More than anyone in the last 30 years, Steve Jobs realized that the bridge between technology and humans was art. Like Henry Ford, he strived to make his inventions accessible and affordable to the average American. Jobs was as much an artist as he was an entrepreneur, and I believe that he cared more about creating computers that were intrinsically pleasing and served as an extension of our will than he cared about making money.
Some of the first computers on the market 25 years ago were Orwellian monsters indeed. I think of my first Atari. Everytime I wanted to run a program I would have to stick in a floppy disk, boot it up, wait, let it crash and then start all over again. Even worse, both the computer and I viewed this as a necessary requirement before anything of substance could be accomplished! Work with computers resembled a high-tech sumo wrestling match: I pushed, the computer pushed back; I grew red in the face and the computer seemed to relish my distress. It’s not an exaggeration to say that I would have rather have opened Pandora’s Box than hit the on button on those early computers that provided all the ease, flexibility and creativity of a pillory.
Steve Jobs understood my frustration and that of millions. During his life he helped develop the first Apple Macintosh computer, iMac, iPod, iPad, and iPhone – among many other innovations. The vision was to create tools that were intrinsically enjoyable to humans and allow them to not only get a job done, but to do it creatively. Jobs’s corporate mantra was “focus and simplicity.” He wanted his devices to be simple to use and pleasing to the senses.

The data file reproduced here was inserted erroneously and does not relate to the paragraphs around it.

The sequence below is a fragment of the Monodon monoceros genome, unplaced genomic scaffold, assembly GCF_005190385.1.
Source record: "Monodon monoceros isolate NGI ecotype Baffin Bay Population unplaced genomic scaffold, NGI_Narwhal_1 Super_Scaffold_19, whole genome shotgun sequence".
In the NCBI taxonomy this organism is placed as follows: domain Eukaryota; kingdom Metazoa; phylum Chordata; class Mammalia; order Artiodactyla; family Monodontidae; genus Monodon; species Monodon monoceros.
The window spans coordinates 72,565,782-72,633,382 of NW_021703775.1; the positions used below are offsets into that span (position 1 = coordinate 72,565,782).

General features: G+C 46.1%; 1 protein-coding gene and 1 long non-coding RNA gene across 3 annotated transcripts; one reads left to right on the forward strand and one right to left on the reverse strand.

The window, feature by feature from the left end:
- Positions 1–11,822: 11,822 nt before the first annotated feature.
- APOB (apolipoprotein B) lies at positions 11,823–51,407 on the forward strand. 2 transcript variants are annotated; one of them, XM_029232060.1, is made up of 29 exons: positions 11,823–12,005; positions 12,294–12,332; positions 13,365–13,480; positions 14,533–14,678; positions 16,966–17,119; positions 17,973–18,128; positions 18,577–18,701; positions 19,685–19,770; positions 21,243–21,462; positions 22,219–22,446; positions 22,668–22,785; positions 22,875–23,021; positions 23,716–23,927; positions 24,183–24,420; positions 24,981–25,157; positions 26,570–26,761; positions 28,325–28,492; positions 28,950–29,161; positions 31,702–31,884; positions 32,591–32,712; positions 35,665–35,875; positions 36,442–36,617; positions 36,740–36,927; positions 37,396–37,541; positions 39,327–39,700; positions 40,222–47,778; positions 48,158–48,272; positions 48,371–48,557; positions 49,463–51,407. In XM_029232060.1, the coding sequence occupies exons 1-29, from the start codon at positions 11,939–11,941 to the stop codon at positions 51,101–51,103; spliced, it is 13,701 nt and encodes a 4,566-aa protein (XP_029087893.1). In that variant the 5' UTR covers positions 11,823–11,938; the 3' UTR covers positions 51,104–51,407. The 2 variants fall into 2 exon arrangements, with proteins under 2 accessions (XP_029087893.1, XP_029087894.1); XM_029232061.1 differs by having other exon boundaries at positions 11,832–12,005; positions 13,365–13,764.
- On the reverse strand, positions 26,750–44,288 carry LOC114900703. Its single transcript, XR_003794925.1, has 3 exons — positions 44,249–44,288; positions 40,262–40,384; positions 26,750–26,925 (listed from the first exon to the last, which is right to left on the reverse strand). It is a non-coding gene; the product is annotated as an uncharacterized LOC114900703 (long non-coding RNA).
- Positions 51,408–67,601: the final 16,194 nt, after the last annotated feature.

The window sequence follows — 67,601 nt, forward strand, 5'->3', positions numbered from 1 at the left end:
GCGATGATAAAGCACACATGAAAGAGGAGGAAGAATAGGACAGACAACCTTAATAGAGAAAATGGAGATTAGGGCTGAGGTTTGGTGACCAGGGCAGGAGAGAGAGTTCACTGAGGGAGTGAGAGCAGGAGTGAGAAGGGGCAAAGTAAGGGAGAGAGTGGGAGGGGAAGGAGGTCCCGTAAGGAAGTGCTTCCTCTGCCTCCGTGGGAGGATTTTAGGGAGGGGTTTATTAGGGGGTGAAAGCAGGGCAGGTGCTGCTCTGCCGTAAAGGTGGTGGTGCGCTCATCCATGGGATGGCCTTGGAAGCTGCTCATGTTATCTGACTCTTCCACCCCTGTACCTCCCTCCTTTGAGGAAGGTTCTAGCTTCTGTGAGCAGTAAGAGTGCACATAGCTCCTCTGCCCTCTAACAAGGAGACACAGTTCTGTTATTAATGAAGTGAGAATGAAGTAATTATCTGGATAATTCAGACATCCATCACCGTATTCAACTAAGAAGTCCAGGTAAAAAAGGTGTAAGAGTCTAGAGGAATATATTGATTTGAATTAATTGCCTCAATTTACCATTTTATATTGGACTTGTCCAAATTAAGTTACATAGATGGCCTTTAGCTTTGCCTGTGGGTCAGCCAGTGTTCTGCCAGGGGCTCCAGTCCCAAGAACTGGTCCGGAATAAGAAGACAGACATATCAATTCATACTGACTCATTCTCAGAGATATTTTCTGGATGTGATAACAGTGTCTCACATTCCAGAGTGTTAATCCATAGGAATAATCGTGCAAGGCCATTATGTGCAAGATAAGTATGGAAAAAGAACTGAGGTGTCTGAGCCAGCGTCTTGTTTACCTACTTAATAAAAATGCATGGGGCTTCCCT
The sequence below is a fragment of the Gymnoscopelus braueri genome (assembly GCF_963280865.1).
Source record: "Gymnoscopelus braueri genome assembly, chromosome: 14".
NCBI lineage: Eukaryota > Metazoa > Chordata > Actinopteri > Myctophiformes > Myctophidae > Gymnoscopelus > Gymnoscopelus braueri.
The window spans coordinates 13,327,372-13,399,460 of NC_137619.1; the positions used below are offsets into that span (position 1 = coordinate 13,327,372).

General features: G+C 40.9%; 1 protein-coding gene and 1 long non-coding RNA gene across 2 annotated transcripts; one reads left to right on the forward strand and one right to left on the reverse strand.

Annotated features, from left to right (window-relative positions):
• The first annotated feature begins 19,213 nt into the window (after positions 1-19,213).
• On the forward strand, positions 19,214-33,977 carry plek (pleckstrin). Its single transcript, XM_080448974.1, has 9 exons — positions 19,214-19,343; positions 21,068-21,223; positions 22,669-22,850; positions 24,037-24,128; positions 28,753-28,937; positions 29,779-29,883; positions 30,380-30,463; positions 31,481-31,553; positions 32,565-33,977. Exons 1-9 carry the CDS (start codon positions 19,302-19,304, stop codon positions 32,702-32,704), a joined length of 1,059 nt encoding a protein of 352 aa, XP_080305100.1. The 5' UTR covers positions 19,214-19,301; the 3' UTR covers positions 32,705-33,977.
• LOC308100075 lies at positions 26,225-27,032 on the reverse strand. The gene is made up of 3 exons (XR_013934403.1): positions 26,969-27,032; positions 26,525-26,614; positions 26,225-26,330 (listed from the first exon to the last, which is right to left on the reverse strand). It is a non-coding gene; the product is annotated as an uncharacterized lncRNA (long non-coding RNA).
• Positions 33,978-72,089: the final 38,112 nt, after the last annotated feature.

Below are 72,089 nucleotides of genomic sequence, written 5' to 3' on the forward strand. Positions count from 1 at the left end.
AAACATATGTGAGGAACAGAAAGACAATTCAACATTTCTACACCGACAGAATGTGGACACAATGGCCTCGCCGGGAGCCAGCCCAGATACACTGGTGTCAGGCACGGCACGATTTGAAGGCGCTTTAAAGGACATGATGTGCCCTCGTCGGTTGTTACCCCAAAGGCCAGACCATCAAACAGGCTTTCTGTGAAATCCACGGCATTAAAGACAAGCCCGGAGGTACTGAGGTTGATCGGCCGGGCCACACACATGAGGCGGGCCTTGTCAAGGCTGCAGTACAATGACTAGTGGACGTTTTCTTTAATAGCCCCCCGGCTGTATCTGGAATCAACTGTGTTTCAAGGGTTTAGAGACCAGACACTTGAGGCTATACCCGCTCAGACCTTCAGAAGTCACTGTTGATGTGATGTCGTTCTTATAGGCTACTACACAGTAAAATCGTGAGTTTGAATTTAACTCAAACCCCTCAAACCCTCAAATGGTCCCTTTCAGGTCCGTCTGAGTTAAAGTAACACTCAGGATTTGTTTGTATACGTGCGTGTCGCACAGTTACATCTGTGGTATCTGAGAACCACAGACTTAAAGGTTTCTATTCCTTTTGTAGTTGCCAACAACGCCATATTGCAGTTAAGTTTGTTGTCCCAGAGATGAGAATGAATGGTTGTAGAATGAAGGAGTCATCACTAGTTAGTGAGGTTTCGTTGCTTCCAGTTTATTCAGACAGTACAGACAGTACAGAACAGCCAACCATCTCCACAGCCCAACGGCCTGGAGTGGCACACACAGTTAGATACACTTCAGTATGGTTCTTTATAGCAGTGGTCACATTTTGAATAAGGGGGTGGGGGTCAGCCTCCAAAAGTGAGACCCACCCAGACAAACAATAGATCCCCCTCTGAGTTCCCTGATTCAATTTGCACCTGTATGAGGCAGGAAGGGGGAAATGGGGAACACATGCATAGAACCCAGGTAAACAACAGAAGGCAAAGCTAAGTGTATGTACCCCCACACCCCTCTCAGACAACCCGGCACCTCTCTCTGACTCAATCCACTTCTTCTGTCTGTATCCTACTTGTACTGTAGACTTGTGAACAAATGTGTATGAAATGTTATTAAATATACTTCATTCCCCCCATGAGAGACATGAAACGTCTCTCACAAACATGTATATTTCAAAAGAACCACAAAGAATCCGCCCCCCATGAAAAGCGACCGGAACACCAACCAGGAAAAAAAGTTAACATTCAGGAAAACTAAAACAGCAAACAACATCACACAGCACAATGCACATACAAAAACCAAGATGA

If you watch his Stanford Commencement Address in 2005, a couple of important points come right to the surface. Jobs was a college dropout who followed his passions. Even though he had a passion for calligraphy that many practical people would see as useless as a love for eight-track tape repair, it helped pave the way for his creation of beautiful and elegant fonts that would become a key feature of the early Macintosh computers. Getting fired from Apple early in his career allowed him to develop cutting edge animations skills at Pixar – skills that he would use to create some of his company’s most innovative devices when he returned to Apple as CEO in 1997. His parting advice to the graduates was to “stay foolish; stay hungry.” Foolish means that young people should be encouraged to think outside of the box, to bring new ways of thinking to peculiar problems; stay hungry means to never rest on your laurels – keep creating, keep searching, and shun complacency.
Not only did Steve Jobs revolutionize our technological world, his willingness to share some of the principles that helped him achieve success should help educators realize that it’s more than just reading, writing, and math skills which are key to a student’s future success – it’s also promoting creativity, beauty, art, eccentricity, among other things – that will help shape the people who will walk in Steve Jobs’s footsteps. I wonder how I would change my teaching if somehow I knew that the world’s next great innovator was sitting in my classroom.